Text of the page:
After arriving into Kalabahi Bay on Alor Island we will make an early start and head off through the island’s rugged landscape to the remarkably situated village of Takpala, occupied by Papuan people belonging to the local Abui tribe. Dressed in colourful local textiles, the villagers will entertain us with their delightful ‘lego-lego’ circle dance, used to celebrate weddings and other lifecycle events. Afterwards we will explore the village market for textiles, baskets and jewellery, and take a look inside the villagers’ two-storey thatched houses, which showcase an interesting architecture. Alor is ethnically diverse, so we will make a short stop at Kalabahi Museum to see the fine display of textiles and moko drums from across the island. After a reviving lunch on board, we will drive up into the hills behind Kalabahi to the hamlet of Monbang, occupied by the Kabola people who have revived the previously widespread craft of making barkcloth. Dressed entirely in barkcloth, the villagers will welcome us before showing us how they turn tree bark into cloth. Samples of barkcloth will be available for purchase along with other textiles and baskets.
This morning we will cruise into Labala Bay on the southern side of Lembata and go ashore at one of our favourite places, the unique whaling village of Lamalera, with its row of thatched boathouses lining the beach. The resident weavers will be waiting for us in the village square to show us how they produce their stunning kewatek ikat sarongs, dyed with multiple immersions in indigo and morinda to produce an outstanding depth of colour. Later we will walk up the hill to the upper half of the village to see the church and the view over the lower village. Back on board the Ombak Putih, the whale hunters will demonstrate the hazardous techniques they use to harpoon the sperm whales from their small outriggers. After making our farewells we cruise due south across the Savu Sea towards Kupang in West Timor.
We will disembark at the colourful old harbour where Captain Bligh landed in 1789, after navigating 3600 nautical miles in a small open boat following the Mutiny on the Bounty. We will then drive a short distance to the Museum of Nusa Tenggara Timur, which has a fine collection of textiles and other artefacts from across the Lesser Sunda Islands. After this, we will head south through stunning scenery into the territory of the Amarasi tribe, to be escorted to a reception by the King and Queen of the Amarasi in their Royal Pavilion. An accomplished artist himself, the King is justifiably proud of the culture and textiles of his people, and after a dance performance we will be shown examples of local weavings which will be available for purchase. There should also be time to visit a small weaving cooperative before returning to the boat for lunch. In the afternoon, we will visit a nearby village occupied by members of the Helong tribe who will give us an excellent demonstration of indigo and morinda dyeing before offering us a selection of their ikats to buy. In the evening we will cruise towards the tiny remote island of Savu.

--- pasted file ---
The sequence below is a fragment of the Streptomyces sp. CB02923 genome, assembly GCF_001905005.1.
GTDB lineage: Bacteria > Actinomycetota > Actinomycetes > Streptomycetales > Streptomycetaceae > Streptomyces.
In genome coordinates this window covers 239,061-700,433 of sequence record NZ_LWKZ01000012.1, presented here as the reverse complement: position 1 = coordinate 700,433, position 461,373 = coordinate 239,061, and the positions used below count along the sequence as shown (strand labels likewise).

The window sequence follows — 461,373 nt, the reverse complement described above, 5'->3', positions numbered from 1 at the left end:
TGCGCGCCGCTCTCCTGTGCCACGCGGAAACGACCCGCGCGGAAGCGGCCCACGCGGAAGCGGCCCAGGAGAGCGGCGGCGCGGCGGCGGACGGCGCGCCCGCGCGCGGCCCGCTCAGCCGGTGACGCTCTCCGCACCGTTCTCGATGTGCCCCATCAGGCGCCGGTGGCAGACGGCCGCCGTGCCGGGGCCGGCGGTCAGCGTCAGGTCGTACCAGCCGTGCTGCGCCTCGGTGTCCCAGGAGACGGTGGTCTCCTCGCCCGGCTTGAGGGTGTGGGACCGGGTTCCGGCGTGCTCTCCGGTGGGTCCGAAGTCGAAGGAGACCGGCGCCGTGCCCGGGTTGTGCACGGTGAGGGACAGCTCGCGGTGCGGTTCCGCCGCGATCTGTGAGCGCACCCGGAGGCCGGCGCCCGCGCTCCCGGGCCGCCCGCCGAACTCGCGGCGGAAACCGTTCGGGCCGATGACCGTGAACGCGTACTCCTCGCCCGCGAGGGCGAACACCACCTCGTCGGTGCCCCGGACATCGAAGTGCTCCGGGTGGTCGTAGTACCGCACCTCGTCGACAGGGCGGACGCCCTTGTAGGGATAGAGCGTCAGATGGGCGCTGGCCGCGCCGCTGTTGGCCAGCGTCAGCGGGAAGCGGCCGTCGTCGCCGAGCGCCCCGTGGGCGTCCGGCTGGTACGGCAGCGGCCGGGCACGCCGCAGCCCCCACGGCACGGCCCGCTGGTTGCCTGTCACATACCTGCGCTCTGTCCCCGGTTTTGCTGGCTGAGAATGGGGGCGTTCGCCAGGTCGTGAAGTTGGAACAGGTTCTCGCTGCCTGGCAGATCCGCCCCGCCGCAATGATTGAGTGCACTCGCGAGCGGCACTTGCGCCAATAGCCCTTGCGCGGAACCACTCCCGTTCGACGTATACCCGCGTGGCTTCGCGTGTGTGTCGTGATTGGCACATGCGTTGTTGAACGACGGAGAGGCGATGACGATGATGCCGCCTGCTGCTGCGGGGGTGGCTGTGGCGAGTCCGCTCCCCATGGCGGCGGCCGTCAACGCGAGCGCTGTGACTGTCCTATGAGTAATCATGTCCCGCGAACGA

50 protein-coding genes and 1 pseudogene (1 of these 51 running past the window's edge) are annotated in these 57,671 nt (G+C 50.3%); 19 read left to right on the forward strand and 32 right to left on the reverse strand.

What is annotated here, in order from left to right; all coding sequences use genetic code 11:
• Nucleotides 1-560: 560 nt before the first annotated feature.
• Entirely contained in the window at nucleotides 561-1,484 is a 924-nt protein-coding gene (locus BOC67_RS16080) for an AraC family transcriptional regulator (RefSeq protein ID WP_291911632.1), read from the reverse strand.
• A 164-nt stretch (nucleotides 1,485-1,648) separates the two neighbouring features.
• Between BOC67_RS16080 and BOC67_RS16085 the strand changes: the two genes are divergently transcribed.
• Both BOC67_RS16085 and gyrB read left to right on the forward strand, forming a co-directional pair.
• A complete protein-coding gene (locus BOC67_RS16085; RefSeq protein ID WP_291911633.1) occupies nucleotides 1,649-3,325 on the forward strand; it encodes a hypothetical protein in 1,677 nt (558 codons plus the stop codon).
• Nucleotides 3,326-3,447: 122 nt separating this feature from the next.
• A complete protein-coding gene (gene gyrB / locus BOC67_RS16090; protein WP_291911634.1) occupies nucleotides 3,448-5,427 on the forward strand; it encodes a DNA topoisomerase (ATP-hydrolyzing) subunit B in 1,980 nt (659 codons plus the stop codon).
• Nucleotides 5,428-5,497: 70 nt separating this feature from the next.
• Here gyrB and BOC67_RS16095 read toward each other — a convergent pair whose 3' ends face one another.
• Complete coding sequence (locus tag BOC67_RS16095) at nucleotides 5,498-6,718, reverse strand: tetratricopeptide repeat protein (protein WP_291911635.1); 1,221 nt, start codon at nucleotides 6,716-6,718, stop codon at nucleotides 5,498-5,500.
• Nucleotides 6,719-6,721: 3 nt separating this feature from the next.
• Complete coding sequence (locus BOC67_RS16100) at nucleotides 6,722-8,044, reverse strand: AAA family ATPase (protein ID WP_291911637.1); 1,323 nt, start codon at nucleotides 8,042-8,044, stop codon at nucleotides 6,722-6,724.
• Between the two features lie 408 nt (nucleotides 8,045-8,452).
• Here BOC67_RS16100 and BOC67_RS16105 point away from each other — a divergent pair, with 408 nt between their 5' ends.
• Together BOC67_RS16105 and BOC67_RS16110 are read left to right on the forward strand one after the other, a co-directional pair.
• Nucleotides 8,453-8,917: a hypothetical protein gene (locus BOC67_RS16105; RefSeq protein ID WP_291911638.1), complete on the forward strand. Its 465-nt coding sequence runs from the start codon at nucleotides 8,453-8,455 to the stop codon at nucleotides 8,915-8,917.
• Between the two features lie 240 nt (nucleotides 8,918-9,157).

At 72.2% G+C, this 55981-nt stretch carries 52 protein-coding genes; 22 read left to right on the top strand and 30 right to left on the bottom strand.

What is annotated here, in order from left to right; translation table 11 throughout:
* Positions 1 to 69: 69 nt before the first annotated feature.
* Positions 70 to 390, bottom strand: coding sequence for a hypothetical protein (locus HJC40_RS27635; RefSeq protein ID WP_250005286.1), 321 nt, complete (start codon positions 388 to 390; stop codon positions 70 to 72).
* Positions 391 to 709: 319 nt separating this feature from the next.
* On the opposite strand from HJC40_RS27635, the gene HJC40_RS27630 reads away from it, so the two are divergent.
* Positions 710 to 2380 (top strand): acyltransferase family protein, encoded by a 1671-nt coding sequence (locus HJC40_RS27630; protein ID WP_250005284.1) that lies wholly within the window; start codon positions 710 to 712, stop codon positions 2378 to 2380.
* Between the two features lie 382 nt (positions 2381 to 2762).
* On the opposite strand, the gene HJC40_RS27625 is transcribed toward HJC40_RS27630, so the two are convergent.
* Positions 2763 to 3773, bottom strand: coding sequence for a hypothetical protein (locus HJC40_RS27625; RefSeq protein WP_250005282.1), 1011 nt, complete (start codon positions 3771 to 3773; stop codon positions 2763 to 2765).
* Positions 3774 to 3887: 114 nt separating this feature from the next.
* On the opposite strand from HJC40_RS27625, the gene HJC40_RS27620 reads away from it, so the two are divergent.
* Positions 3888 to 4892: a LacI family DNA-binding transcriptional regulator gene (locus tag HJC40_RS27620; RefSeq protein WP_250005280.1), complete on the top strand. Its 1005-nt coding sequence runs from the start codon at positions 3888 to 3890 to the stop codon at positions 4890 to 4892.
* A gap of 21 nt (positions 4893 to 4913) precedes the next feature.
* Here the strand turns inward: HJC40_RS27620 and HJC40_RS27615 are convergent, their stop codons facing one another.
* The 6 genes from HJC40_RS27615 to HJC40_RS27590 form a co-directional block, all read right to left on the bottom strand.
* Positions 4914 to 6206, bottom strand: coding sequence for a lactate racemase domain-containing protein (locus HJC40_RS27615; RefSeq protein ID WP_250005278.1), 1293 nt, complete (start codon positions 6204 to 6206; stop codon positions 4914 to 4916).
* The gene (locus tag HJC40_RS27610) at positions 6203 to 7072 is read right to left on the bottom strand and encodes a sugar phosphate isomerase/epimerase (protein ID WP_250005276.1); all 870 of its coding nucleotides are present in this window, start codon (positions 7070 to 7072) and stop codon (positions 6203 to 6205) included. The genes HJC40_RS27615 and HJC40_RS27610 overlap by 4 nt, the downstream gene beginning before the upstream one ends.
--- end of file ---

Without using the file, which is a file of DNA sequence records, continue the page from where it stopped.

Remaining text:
This morning we will go ashore at Napae Bay where Captain Cook moored HMS Endeavour on his way home after his expedition to Australia. A very scenic drive in trucks will bring us to our next group of weavers who live in a small hilltop village with wonderful views down to the coast. These master dyers and weavers will demonstrate how they spin, bind and dye their cotton before weaving their distinctive ikat tube-skirts, referred to locally as ‘ei.’ Designs differ depending on the tribal affiliation of the weaver. After exploring the village, including the ritual clan house where the heirloom baskets for textiles are kept, there will be time to select from a colourful selling exhibition of textiles. The men will show us how they climb the tall lontar palms to tap their delicious juice. After lunch on board, we will go ashore again – this time to be welcomed on the beach by local dancers and ikat-clad horsemen. This afternoon’s destination will be the ritual village of Namata, where priests of the ancestral ‘Jingi Tiu’ religion use megalithic stone platforms to conduct rituals and sacrifices. After a performance of traditional dancing we will return to the boat for our second overnight crossing of the Savu Sea to reach the southern coast of Flores.
Back in the land of volcanoes! Moored in a bay at the foot of Gunung Inierie, we will go ashore for a spectacular drive up a steep gorge to visit two isolated villages occupied by the Ngada tribe, which in this region live in a matrilineal society. Our first stop is the fascinating village of Gurusina, with thatched houses decorated with buffalo horns surrounding an open square containing male and female shrines and megalithic altars. We will then continue to Bena where we will see women weaving on their front porches as well as displays of textiles hung out for sale. After lunch in the bay, we will enjoy a refreshing swim before we return back across the Savu Sea for the first of our two days in East Sumba, one of the most important weaving regions in the Lesser Sunda Islands.